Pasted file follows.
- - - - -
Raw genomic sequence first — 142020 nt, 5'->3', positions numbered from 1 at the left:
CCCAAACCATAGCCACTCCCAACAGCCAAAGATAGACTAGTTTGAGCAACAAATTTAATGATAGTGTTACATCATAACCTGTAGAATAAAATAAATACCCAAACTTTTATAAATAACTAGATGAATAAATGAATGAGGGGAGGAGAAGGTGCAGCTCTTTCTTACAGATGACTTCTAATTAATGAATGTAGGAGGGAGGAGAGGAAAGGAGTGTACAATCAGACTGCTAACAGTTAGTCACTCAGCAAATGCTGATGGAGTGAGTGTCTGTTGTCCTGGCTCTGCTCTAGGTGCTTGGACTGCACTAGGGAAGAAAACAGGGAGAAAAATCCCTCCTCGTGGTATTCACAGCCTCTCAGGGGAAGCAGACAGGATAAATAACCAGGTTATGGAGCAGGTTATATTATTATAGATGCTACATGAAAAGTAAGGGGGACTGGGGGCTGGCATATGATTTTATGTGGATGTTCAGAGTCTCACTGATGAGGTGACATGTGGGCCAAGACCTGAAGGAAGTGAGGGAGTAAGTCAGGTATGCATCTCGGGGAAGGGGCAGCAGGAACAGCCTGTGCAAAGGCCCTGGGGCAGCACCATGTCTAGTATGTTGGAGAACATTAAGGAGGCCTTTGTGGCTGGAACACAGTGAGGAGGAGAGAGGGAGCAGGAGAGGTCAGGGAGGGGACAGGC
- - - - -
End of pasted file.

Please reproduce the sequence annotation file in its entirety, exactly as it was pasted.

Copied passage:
Raw genomic sequence first — 142020 nt, 5'->3', positions numbered from 1 at the left:
CCCAAACCATAGCCACTCCCAACAGCCAAAGATAGACTAGTTTGAGCAACAAATTTAATGATAGTGTTACATCATAACCTGTAGAATAAAATAAATACCCAAACTTTTATAAATAACTAGATGAATAAATGAATGAGGGGAGGAGAAGGTGCAGCTCTTTCTTACAGATGACTTCTAATTAATGAATGTAGGAGGGAGGAGAGGAAAGGAGTGTACAATCAGACTGCTAACAGTTAGTCACTCAGCAAATGCTGATGGAGTGAGTGTCTGTTGTCCTGGCTCTGCTCTAGGTGCTTGGACTGCACTAGGGAAGAAAACAGGGAGAAAAATCCCTCCTCGTGGTATTCACAGCCTCTCAGGGGAAGCAGACAGGATAAATAACCAGGTTATGGAGCAGGTTATATTATTATAGATGCTACATGAAAAGTAAGGGGGACTGGGGGCTGGCATATGATTTTATGTGGATGTTCAGAGTCTCACTGATGAGGTGACATGTGGGCCAAGACCTGAAGGAAGTGAGGGAGTAAGTCAGGTATGCATCTCGGGGAAGGGGCAGCAGGAACAGCCTGTGCAAAGGCCCTGGGGCAGCACCATGTCTAGTATGTTGGAGAACATTAAGGAGGCCTTTGTGGCTGGAACACAGTGAGGAGGAGAGAGGGAGCAGGAGAGGTCAGGGAGGGGACAGGC